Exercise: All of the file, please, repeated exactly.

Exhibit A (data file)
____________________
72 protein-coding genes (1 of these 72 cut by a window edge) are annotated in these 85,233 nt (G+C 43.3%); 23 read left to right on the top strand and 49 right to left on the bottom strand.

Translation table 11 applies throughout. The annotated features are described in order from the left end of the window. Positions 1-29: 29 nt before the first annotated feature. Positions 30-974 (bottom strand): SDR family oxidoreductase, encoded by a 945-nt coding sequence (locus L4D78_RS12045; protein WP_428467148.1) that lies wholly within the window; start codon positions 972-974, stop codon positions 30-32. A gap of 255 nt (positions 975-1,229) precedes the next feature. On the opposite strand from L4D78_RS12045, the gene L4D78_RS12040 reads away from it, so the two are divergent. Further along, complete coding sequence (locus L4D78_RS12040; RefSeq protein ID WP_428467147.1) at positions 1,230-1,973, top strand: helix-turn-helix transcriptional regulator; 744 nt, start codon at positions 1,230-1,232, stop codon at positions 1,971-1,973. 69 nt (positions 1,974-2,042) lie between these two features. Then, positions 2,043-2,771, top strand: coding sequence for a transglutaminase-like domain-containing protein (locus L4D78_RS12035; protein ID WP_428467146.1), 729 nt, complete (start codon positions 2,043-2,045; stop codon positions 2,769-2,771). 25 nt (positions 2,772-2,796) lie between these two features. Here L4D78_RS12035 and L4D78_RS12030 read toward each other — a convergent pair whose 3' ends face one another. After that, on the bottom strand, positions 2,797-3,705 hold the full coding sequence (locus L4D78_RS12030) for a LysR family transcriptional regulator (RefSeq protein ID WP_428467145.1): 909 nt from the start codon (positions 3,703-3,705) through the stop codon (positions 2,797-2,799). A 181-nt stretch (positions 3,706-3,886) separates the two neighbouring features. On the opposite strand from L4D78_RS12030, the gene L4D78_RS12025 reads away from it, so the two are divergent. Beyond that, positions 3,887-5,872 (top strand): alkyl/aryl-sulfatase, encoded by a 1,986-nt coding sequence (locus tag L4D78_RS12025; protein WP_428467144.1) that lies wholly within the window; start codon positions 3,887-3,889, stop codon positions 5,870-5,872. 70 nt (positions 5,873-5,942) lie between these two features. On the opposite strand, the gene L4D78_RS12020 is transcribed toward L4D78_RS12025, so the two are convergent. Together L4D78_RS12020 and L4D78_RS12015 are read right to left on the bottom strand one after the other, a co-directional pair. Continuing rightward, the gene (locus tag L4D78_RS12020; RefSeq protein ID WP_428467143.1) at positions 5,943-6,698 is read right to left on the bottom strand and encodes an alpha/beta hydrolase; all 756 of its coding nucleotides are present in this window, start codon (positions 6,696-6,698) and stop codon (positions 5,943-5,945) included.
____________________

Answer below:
72 protein-coding genes (1 of these 72 cut by a window edge) are annotated in these 85,233 nt (G+C 43.3%); 23 read left to right on the top strand and 49 right to left on the bottom strand.

Translation table 11 applies throughout. The annotated features are described in order from the left end of the window. Positions 1-29: 29 nt before the first annotated feature. Positions 30-974 (bottom strand): SDR family oxidoreductase, encoded by a 945-nt coding sequence (locus L4D78_RS12045; protein WP_428467148.1) that lies wholly within the window; start codon positions 972-974, stop codon positions 30-32. A gap of 255 nt (positions 975-1,229) precedes the next feature. On the opposite strand from L4D78_RS12045, the gene L4D78_RS12040 reads away from it, so the two are divergent. Further along, complete coding sequence (locus L4D78_RS12040; RefSeq protein ID WP_428467147.1) at positions 1,230-1,973, top strand: helix-turn-helix transcriptional regulator; 744 nt, start codon at positions 1,230-1,232, stop codon at positions 1,971-1,973. 69 nt (positions 1,974-2,042) lie between these two features. Then, positions 2,043-2,771, top strand: coding sequence for a transglutaminase-like domain-containing protein (locus L4D78_RS12035; protein ID WP_428467146.1), 729 nt, complete (start codon positions 2,043-2,045; stop codon positions 2,769-2,771). 25 nt (positions 2,772-2,796) lie between these two features. Here L4D78_RS12035 and L4D78_RS12030 read toward each other — a convergent pair whose 3' ends face one another. After that, on the bottom strand, positions 2,797-3,705 hold the full coding sequence (locus L4D78_RS12030) for a LysR family transcriptional regulator (RefSeq protein ID WP_428467145.1): 909 nt from the start codon (positions 3,703-3,705) through the stop codon (positions 2,797-2,799). A 181-nt stretch (positions 3,706-3,886) separates the two neighbouring features. On the opposite strand from L4D78_RS12030, the gene L4D78_RS12025 reads away from it, so the two are divergent. Beyond that, positions 3,887-5,872 (top strand): alkyl/aryl-sulfatase, encoded by a 1,986-nt coding sequence (locus tag L4D78_RS12025; protein WP_428467144.1) that lies wholly within the window; start codon positions 3,887-3,889, stop codon positions 5,870-5,872. 70 nt (positions 5,873-5,942) lie between these two features. On the opposite strand, the gene L4D78_RS12020 is transcribed toward L4D78_RS12025, so the two are convergent. Together L4D78_RS12020 and L4D78_RS12015 are read right to left on the bottom strand one after the other, a co-directional pair. Continuing rightward, the gene (locus tag L4D78_RS12020; RefSeq protein ID WP_428467143.1) at positions 5,943-6,698 is read right to left on the bottom strand and encodes an alpha/beta hydrolase; all 756 of its coding nucleotides are present in this window, start codon (positions 6,696-6,698) and stop codon (positions 5,943-5,945) included.